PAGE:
TAROT D: The Process of Creating a Visual Metaphor (part 2 of 2)

Creating your own Tarot deck is very much like being an alchemist.  You are using all the esoteric knowledge you have at your disposal to refine things down to their most basal forms.  The amount of consideration a project like this requires (and the deep investigation it more often than not inspires) creates a sense of isolation.  When you are trying to translate a universally unspoken language by contriving one of your own, things get heavy.  You feel like it has become your responsibility instead of just a project.  It is drawn from passion as well as curiosity.  It swells into an obsession and expands into something more than a trick-taking card game or a tool for divination.  It becomes a philosophy, a religion and a way of life.

When I first set forth on this path, I saw myself as ‘The Fool’.  I was relatively naive, a day dreamer, empty and waiting to be filled with divine inspiration.  As my study of the Tarot has progressed I have recognized that ‘The Fool’ represents all of us.  We are all (in the words of Jedi Master Yoda) “luminous beings”, drawn forth from the source of all life.  Each of us has an unlimited potential, and no matter how far we have come and no matter how much we’ve experienced we are still, beneath all the fancy titles and adornments, beginners.

At the beginning of this project, I was focused specifically on the drawing aspect (as documented in my previous blog entry).  It was not until I started grad school that I began taking those drawings (at the time I had only rendered the trump suit) and finishing them.  I knew that a mixed media approach would be best and I’d already been experimenting with some techniques.

In the photo above you can see four stages of one of the first cards I completed.  After I sealed in the pencil drawing with a thin wash of yellow acrylic, I used the compliment (in this case violet) to paint in the value.  I used acrylic gesso for the highlights. Once the entire image was toned, (giving it a much deeper, more substantial look) I applied another light wash of the base color to equalize the contrast.  In the case of this card I also used light washes of the primary triad (yellow, red and blue) to create temperature shifts.  Finally I inked and colored the image with waterproof pens and colored pencils.  After this card was completed I decided that I could skip the step of adding the ‘temperature shifts’ as the colored pencil provided more than enough local color.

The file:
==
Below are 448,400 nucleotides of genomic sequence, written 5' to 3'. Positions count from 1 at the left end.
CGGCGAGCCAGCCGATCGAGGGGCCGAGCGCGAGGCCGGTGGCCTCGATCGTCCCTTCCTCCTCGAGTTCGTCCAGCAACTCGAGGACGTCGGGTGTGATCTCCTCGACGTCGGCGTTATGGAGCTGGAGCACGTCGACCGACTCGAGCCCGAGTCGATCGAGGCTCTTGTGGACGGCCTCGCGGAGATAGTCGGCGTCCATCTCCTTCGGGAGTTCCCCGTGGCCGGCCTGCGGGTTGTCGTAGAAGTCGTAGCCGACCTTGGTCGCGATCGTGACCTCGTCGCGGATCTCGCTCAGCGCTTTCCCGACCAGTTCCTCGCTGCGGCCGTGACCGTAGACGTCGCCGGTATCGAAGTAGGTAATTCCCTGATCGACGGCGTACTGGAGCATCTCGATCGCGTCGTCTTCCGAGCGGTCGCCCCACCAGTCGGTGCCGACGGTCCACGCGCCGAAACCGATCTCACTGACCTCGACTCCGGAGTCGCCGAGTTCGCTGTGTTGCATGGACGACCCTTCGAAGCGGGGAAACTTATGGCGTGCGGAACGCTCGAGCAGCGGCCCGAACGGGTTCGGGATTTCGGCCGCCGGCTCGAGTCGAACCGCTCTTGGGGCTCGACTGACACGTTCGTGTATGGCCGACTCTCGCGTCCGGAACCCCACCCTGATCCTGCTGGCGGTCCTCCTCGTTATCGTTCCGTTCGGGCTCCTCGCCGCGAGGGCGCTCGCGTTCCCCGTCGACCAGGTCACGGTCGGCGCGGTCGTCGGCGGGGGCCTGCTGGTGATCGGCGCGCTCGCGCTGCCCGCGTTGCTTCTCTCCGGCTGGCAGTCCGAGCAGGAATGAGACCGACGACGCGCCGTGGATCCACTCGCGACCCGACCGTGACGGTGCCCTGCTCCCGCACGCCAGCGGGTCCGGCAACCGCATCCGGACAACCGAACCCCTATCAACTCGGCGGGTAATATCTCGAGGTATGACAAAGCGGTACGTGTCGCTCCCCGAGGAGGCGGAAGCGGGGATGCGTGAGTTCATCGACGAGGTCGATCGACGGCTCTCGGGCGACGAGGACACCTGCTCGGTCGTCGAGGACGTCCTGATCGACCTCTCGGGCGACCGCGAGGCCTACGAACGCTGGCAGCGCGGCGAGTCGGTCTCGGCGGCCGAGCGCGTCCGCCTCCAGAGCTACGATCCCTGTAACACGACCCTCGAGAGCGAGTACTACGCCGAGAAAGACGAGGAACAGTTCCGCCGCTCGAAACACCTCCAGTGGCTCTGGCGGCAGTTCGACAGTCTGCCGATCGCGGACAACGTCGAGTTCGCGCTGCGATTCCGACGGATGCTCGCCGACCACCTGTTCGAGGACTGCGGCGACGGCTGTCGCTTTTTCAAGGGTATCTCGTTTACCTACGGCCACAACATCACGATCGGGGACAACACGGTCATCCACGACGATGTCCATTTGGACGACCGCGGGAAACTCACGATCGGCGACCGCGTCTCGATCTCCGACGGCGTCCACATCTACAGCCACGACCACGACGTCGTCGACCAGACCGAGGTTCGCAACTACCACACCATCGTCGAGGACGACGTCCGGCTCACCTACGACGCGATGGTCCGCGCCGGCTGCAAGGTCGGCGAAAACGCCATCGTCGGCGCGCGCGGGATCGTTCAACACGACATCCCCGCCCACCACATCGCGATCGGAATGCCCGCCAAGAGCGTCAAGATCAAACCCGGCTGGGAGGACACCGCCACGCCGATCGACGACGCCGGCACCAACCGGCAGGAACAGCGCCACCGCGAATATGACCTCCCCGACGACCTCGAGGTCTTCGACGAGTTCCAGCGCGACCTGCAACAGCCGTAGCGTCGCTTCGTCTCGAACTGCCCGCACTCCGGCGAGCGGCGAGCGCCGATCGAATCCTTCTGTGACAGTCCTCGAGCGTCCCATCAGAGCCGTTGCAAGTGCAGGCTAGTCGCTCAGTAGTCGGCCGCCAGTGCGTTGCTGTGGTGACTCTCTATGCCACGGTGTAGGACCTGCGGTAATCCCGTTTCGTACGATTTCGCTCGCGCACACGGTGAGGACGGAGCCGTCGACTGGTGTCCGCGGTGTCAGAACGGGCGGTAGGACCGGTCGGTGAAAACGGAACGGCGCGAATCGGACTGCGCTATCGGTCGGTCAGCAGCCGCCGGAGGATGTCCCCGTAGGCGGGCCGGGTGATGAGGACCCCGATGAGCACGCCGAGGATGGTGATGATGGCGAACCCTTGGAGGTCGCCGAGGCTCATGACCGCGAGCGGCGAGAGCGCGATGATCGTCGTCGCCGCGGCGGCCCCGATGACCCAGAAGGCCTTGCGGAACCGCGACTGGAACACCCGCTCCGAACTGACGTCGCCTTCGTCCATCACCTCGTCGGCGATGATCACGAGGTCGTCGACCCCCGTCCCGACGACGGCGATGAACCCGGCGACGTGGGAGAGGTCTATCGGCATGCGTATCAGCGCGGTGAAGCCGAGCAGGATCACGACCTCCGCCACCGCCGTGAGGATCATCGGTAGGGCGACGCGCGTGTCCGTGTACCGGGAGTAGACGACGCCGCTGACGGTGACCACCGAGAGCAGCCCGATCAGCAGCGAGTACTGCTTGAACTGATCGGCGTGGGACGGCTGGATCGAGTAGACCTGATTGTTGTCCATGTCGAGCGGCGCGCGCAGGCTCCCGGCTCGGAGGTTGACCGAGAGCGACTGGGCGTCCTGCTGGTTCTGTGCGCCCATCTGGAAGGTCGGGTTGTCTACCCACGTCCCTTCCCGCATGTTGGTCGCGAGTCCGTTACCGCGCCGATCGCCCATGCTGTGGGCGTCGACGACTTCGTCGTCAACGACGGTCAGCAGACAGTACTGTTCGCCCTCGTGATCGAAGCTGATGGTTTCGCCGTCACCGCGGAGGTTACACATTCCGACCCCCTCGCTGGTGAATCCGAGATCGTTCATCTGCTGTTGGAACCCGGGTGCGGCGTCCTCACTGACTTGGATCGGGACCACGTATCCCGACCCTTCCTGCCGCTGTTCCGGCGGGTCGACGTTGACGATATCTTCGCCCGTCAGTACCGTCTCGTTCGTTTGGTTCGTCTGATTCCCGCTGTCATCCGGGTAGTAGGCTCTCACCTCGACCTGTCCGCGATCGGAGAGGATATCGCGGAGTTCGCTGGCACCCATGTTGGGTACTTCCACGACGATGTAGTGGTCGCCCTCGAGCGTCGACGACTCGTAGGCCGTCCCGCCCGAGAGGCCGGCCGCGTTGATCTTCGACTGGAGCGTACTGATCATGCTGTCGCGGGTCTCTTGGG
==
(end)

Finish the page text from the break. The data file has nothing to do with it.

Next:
After I finished the first few images, I started to pay more attention to the way I painted in the value.  I created a gradient of five or six different shades and tints, rather than simply relying on the base coat to act as my mid-tone and only adding the darkest shadows and brightest highlights.  This helped the image to feel more finished after the painting stage.  Going into the inking process with a really well-defined underpainting makes things go faster (or so it seems).

There’s something about a solid value painting on a perfect piece of cold press illustration board that just SCREAMS for me to put some ink on it.  I love inking!  Line work, as I have said many times before, is a hallmark of my personal style and so I try to take full advantage of the skill I have acquired after years and years of cartooning.  Ink has pretty much always been a mainstay with me.  I rarely think that any image I create feels finished until I have reinforced the lines and used some mark making to create modeling and contrast.

Although my intention as I continued creating this new body of work was to refine and boil down my process to the fewest steps possible while still retaining the same quality, things don’t always quite work out the way we plan.  I realized that I could enhance the coloring stage by not only reinforcing the line work and shadows, but also by reinforcing the highlights. The purpose of reinforcement is to make the image as sharp as possible.  The addition of white gel pens makes the saturation of the colors I layer on top of the highlights much more vivid and striking.  So now, I essentially end up rendering each image four times before it is complete.

After all is said and done, the quality of the resulting work is indicative of the time spent on each one.  Attention to detail and a willingness to rework something if it truly cries out to be changed is what shows how much something matters to you and also what establishes one as a professional. I think what makes me the most proud of what I have done with this project is that it is personal and honest.  Of course the Tarot is something that belongs to everyone, but we each have our own way of perceiving the world and through that perception emerges a profoundly true manifestation of what the Tarot means.

I hope you have enjoyed this sneak peek at my TAROT D.  By the end of this year I am hoping it will be fully available to be viewed online.  For now, I have one more leg of the journey to go…..


2 Responses to “TAROT D: The Process of Creating a Visual Metaphor (part 2 of 2)”

  1. Looks awesome hon!! I really enjoyed seeing the montage of process you posted here and the description of the thought process as well. It looks really cool to see it this way after watching the bits and pieces be created along the way in person. Keep up the amazing work!

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